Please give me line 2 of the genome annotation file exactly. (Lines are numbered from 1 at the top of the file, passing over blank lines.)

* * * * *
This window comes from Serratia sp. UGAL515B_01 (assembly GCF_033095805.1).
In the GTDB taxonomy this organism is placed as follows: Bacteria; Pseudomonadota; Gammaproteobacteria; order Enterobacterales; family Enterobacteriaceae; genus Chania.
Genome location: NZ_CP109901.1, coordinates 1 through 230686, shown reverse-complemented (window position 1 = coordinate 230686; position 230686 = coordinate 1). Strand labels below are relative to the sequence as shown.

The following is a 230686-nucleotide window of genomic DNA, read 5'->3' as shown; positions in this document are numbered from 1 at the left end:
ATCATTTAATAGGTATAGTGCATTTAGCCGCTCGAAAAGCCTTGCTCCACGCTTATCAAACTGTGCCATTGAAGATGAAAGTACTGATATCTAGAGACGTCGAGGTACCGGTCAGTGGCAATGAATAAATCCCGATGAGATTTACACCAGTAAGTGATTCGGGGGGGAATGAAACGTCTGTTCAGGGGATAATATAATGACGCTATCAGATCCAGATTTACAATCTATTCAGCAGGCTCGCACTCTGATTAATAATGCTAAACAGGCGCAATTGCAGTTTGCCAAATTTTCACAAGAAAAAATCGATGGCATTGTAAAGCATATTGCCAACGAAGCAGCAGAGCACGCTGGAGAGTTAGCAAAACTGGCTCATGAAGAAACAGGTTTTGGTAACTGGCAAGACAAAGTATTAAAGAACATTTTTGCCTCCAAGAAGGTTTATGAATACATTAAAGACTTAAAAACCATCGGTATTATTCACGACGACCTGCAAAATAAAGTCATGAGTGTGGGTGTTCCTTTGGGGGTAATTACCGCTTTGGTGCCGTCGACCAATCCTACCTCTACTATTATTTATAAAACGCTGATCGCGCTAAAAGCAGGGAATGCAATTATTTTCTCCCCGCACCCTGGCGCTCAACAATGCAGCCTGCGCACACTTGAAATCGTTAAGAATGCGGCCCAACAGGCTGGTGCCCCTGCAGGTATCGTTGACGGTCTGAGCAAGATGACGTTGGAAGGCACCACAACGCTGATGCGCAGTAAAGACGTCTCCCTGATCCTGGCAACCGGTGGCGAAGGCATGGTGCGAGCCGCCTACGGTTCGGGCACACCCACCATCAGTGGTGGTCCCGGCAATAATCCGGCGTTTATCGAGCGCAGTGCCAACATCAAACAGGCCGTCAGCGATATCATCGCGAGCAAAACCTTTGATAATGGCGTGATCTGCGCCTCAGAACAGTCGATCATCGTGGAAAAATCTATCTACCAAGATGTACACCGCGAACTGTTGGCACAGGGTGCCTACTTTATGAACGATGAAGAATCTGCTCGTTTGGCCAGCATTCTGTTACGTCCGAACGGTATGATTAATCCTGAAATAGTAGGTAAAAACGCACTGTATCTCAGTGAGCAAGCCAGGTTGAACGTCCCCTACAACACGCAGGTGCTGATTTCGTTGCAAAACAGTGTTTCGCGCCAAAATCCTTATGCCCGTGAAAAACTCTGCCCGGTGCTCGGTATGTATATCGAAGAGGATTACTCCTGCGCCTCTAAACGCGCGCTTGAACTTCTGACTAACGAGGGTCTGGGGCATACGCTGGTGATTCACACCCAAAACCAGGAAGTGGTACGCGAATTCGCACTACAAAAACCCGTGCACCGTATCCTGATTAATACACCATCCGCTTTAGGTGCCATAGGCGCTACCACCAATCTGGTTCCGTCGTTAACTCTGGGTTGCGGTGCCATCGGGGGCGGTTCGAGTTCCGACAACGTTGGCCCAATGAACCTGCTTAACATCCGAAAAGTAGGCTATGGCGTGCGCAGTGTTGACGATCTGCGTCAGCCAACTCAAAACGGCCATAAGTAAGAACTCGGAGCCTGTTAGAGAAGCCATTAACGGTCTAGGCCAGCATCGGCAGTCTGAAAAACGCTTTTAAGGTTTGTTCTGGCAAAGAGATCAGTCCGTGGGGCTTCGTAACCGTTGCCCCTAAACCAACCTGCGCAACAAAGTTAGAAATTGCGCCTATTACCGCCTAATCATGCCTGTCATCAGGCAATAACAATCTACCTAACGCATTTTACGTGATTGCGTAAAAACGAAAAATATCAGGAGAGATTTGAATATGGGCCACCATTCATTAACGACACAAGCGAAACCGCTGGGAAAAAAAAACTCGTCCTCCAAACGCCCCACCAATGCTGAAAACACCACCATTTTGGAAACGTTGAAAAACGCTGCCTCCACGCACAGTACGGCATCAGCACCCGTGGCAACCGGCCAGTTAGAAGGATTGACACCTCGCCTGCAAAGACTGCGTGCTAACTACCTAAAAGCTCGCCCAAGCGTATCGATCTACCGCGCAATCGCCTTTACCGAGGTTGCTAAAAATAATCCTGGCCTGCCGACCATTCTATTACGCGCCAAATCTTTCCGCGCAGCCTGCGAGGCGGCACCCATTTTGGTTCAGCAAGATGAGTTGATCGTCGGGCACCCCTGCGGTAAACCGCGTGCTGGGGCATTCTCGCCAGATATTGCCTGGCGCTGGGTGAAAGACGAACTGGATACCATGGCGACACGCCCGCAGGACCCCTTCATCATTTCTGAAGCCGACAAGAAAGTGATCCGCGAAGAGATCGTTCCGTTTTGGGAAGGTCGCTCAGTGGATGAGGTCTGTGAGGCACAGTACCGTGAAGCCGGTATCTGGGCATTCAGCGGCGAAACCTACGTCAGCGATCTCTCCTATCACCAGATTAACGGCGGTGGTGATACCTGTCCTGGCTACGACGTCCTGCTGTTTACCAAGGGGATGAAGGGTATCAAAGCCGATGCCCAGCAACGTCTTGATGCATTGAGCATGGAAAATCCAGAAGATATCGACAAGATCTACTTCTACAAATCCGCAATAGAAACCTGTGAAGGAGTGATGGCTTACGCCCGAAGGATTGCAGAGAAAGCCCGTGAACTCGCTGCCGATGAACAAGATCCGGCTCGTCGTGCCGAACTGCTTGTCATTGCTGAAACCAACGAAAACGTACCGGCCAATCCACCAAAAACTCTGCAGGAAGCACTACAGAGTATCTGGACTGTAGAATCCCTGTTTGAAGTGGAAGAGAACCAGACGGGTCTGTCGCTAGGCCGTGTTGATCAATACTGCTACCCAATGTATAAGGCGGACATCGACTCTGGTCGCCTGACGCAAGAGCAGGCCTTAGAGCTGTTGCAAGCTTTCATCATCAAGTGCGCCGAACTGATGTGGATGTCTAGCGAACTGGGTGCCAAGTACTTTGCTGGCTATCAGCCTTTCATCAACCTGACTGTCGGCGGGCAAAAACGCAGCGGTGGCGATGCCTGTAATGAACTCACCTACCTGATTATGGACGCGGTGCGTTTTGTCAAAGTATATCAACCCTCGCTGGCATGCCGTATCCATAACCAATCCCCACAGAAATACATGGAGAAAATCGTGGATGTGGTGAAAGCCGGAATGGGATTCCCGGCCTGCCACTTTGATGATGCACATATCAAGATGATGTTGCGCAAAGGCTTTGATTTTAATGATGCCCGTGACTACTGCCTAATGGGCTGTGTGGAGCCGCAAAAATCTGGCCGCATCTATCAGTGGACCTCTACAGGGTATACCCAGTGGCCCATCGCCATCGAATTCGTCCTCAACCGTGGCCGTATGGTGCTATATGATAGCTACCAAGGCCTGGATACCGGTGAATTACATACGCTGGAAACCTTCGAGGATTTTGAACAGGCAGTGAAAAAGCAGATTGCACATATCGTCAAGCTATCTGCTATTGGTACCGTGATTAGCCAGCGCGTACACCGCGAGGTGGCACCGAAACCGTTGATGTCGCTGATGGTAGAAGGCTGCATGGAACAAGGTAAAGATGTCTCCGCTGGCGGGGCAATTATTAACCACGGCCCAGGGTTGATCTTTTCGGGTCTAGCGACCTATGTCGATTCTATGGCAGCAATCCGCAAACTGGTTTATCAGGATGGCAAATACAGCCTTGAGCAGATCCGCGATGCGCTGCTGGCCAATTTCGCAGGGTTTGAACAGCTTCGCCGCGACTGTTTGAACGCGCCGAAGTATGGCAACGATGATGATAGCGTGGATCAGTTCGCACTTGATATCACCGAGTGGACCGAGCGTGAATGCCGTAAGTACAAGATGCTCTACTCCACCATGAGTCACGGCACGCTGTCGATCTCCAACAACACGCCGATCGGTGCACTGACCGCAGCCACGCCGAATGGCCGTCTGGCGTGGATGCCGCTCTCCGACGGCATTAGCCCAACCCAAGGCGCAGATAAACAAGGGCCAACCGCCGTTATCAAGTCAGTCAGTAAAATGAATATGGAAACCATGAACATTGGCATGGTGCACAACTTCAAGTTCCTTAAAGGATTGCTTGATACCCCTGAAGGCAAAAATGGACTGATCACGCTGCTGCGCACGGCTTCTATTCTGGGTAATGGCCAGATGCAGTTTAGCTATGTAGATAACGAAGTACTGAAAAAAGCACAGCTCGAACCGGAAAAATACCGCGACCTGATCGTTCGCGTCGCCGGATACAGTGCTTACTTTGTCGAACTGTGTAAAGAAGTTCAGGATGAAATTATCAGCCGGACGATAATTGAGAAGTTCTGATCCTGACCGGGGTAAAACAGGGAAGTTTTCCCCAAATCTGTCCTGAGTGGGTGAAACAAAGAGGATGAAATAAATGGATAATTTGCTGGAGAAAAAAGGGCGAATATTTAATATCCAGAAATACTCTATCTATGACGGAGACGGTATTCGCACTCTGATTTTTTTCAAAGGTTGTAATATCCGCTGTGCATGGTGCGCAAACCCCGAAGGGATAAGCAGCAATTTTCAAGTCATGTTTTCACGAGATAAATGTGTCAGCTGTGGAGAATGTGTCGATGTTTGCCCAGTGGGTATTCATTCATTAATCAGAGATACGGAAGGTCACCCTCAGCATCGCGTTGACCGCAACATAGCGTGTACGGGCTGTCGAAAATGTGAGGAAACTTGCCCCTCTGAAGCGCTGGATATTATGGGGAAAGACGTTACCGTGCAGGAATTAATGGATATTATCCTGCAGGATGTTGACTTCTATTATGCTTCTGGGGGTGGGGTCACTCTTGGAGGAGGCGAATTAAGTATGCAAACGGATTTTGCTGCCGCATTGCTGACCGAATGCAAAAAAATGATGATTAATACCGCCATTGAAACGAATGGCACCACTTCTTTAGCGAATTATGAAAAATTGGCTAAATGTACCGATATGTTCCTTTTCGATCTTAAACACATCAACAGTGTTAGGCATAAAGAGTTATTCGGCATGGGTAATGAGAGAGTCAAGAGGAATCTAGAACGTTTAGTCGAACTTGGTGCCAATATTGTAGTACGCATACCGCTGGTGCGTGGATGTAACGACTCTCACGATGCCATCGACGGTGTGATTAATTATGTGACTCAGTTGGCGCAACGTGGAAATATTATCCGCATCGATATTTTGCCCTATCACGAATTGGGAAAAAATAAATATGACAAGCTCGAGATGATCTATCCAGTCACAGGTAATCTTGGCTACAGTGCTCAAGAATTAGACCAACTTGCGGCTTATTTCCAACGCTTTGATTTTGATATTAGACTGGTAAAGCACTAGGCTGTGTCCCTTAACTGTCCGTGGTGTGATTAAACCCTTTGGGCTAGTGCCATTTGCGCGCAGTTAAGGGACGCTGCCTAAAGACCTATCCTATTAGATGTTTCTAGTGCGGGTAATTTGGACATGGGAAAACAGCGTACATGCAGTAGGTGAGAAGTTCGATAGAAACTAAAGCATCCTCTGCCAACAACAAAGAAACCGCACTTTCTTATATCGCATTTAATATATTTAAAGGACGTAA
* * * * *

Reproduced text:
In the GTDB taxonomy this organism is placed as follows: Bacteria; Pseudomonadota; Gammaproteobacteria; order Enterobacterales; family Enterobacteriaceae; genus Chania.